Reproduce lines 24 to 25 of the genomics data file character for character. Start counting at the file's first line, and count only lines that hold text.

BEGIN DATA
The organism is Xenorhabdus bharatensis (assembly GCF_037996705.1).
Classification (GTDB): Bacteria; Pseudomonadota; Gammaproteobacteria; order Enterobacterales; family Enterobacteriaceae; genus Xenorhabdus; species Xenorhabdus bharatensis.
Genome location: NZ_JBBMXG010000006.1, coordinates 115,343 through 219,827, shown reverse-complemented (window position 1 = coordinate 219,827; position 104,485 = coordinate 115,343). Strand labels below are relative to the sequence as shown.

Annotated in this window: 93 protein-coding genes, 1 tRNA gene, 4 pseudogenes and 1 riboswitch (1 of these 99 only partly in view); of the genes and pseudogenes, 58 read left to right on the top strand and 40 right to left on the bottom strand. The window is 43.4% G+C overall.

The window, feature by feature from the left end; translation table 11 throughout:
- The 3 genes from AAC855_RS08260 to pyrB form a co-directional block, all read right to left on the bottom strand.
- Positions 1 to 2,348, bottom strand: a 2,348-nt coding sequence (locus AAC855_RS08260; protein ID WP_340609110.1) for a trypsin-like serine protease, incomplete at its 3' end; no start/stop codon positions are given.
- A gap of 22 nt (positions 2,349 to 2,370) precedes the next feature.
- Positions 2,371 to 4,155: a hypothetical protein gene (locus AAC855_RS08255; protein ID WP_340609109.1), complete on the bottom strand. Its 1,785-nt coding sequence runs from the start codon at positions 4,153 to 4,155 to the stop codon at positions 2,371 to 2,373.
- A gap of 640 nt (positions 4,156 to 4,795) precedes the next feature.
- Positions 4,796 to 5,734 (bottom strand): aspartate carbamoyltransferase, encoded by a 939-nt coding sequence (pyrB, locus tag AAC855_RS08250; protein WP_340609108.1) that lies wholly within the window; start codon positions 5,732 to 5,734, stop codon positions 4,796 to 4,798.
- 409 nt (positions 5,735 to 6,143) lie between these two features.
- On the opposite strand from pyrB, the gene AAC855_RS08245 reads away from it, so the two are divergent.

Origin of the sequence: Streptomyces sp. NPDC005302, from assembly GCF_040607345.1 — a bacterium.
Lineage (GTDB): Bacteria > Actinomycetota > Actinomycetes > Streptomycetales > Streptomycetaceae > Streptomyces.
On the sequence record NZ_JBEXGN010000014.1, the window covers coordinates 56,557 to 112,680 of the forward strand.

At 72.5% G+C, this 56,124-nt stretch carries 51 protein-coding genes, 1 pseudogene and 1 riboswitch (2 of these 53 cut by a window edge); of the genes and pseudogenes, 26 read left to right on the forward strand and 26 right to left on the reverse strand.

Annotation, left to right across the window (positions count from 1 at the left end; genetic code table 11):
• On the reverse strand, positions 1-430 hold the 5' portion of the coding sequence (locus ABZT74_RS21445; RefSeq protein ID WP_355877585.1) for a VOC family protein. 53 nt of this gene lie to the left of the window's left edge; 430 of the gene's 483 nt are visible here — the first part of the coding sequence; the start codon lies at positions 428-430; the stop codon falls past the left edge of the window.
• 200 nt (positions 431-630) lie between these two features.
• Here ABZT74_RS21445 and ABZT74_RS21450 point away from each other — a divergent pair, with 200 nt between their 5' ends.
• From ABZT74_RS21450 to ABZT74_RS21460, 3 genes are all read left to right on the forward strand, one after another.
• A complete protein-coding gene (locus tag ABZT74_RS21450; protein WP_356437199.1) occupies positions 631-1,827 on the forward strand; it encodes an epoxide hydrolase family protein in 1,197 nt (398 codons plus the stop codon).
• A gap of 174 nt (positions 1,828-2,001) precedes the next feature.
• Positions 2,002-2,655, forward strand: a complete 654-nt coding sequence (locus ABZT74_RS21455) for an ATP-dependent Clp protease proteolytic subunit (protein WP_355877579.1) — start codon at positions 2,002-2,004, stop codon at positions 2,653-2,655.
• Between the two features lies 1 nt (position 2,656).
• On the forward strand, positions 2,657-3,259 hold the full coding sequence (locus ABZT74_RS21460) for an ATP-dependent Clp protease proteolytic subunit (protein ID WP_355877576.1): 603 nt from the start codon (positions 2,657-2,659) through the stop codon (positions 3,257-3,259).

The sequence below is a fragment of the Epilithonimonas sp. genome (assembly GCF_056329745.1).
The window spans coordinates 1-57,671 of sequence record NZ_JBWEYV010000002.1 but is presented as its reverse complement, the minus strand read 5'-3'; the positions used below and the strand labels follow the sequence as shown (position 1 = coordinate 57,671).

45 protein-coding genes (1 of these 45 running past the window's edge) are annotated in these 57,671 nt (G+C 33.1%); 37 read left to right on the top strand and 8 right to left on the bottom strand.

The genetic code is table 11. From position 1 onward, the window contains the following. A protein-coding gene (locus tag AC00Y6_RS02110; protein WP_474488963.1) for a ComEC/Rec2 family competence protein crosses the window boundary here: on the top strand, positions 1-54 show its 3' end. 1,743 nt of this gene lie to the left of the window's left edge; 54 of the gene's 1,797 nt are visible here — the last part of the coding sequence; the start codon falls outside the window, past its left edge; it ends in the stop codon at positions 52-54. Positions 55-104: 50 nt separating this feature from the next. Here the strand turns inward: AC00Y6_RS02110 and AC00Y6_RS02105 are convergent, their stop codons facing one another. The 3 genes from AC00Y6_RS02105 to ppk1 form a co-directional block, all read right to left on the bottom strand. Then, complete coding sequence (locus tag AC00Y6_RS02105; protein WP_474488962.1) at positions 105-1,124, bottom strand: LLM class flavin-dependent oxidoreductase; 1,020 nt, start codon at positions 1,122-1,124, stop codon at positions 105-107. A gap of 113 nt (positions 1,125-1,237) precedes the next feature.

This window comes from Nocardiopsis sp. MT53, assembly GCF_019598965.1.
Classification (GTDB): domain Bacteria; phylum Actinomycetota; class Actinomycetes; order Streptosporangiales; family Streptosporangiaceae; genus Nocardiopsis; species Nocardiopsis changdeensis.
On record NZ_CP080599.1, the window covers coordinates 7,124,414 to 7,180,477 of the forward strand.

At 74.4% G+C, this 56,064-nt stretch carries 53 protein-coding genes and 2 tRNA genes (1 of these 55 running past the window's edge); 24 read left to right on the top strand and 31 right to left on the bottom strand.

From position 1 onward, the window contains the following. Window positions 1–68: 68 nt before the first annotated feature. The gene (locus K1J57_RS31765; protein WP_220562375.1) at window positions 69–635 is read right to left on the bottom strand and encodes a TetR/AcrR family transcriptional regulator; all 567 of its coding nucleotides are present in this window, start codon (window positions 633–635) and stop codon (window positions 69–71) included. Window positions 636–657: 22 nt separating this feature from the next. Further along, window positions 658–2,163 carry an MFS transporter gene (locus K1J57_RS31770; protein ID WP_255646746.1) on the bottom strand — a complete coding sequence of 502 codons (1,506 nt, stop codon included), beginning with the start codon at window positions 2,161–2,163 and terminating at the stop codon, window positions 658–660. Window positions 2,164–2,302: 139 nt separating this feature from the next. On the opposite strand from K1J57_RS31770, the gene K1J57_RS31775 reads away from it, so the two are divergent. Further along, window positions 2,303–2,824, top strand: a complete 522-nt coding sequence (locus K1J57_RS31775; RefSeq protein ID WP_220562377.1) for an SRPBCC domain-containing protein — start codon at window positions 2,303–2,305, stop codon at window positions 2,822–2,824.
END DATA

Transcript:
• A gap of 174 nt (positions 1,828-2,001) precedes the next feature.
• Positions 2,002-2,655, forward strand: a complete 654-nt coding sequence (locus ABZT74_RS21455) for an ATP-dependent Clp protease proteolytic subunit (protein WP_355877579.1) — start codon at positions 2,002-2,004, stop codon at positions 2,653-2,655.